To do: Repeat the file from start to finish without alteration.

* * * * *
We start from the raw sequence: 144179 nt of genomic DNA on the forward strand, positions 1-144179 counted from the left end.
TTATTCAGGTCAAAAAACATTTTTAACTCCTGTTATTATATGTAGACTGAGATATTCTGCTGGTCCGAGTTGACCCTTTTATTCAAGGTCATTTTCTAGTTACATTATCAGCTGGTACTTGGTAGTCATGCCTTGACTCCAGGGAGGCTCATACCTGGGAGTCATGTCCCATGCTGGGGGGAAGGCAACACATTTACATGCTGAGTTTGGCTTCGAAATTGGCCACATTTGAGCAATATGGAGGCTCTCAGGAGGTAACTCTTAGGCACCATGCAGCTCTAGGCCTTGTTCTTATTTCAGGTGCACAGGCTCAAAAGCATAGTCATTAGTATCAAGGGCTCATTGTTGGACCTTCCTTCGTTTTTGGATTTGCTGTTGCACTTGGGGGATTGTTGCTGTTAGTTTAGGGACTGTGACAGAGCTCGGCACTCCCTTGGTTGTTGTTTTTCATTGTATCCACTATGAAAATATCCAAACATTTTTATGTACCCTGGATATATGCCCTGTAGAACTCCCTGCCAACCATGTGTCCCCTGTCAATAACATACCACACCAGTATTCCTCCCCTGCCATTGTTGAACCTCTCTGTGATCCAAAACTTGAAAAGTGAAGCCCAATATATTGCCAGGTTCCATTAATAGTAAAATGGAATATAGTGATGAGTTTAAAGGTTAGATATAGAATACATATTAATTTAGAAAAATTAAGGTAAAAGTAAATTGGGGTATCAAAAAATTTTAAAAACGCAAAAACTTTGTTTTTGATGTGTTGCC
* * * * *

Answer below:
We start from the raw sequence: 144179 nt of genomic DNA on the forward strand, positions 1-144179 counted from the left end.
TTATTCAGGTCAAAAAACATTTTTAACTCCTGTTATTATATGTAGACTGAGATATTCTGCTGGTCCGAGTTGACCCTTTTATTCAAGGTCATTTTCTAGTTACATTATCAGCTGGTACTTGGTAGTCATGCCTTGACTCCAGGGAGGCTCATACCTGGGAGTCATGTCCCATGCTGGGGGGAAGGCAACACATTTACATGCTGAGTTTGGCTTCGAAATTGGCCACATTTGAGCAATATGGAGGCTCTCAGGAGGTAACTCTTAGGCACCATGCAGCTCTAGGCCTTGTTCTTATTTCAGGTGCACAGGCTCAAAAGCATAGTCATTAGTATCAAGGGCTCATTGTTGGACCTTCCTTCGTTTTTGGATTTGCTGTTGCACTTGGGGGATTGTTGCTGTTAGTTTAGGGACTGTGACAGAGCTCGGCACTCCCTTGGTTGTTGTTTTTCATTGTATCCACTATGAAAATATCCAAACATTTTTATGTACCCTGGATATATGCCCTGTAGAACTCCCTGCCAACCATGTGTCCCCTGTCAATAACATACCACACCAGTATTCCTCCCCTGCCATTGTTGAACCTCTCTGTGATCCAAAACTTGAAAAGTGAAGCCCAATATATTGCCAGGTTCCATTAATAGTAAAATGGAATATAGTGATGAGTTTAAAGGTTAGATATAGAATACATATTAATTTAGAAAAATTAAGGTAAAAGTAAATTGGGGTATCAAAAAATTTTAAAAACGCAAAAACTTTGTTTTTGATGTGTTGCC